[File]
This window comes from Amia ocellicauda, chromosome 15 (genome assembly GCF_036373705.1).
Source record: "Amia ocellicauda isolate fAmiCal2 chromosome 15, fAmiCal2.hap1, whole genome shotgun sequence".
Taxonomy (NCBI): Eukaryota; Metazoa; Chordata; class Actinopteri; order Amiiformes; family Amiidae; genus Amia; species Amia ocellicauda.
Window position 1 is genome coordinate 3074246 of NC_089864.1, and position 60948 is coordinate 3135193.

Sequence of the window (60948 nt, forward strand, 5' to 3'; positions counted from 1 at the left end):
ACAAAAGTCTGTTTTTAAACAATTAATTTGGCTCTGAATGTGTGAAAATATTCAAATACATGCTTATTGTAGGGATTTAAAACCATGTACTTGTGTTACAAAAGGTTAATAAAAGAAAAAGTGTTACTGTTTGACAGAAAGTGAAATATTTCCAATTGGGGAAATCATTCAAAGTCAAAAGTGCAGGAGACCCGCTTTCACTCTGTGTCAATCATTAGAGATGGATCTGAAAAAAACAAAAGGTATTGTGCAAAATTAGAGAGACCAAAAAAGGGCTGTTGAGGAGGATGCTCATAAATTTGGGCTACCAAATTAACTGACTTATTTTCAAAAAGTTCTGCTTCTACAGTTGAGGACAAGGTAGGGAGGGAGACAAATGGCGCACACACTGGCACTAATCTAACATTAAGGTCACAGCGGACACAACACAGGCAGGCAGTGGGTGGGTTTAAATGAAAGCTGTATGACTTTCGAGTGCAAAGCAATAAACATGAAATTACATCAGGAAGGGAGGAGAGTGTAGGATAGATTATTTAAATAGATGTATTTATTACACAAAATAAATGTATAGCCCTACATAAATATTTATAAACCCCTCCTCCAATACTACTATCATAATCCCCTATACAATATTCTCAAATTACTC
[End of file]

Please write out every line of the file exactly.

This window comes from Amia ocellicauda, chromosome 15 (genome assembly GCF_036373705.1).
Source record: "Amia ocellicauda isolate fAmiCal2 chromosome 15, fAmiCal2.hap1, whole genome shotgun sequence".
Taxonomy (NCBI): Eukaryota; Metazoa; Chordata; class Actinopteri; order Amiiformes; family Amiidae; genus Amia; species Amia ocellicauda.
Window position 1 is genome coordinate 3074246 of NC_089864.1, and position 60948 is coordinate 3135193.

Sequence of the window (60948 nt, forward strand, 5' to 3'; positions counted from 1 at the left end):
ACAAAAGTCTGTTTTTAAACAATTAATTTGGCTCTGAATGTGTGAAAATATTCAAATACATGCTTATTGTAGGGATTTAAAACCATGTACTTGTGTTACAAAAGGTTAATAAAAGAAAAAGTGTTACTGTTTGACAGAAAGTGAAATATTTCCAATTGGGGAAATCATTCAAAGTCAAAAGTGCAGGAGACCCGCTTTCACTCTGTGTCAATCATTAGAGATGGATCTGAAAAAAACAAAAGGTATTGTGCAAAATTAGAGAGACCAAAAAAGGGCTGTTGAGGAGGATGCTCATAAATTTGGGCTACCAAATTAACTGACTTATTTTCAAAAAGTTCTGCTTCTACAGTTGAGGACAAGGTAGGGAGGGAGACAAATGGCGCACACACTGGCACTAATCTAACATTAAGGTCACAGCGGACACAACACAGGCAGGCAGTGGGTGGGTTTAAATGAAAGCTGTATGACTTTCGAGTGCAAAGCAATAAACATGAAATTACATCAGGAAGGGAGGAGAGTGTAGGATAGATTATTTAAATAGATGTATTTATTACACAAAATAAATGTATAGCCCTACATAAATATTTATAAACCCCTCCTCCAATACTACTATCATAATCCCCTATACAATATTCTCAAATTACTC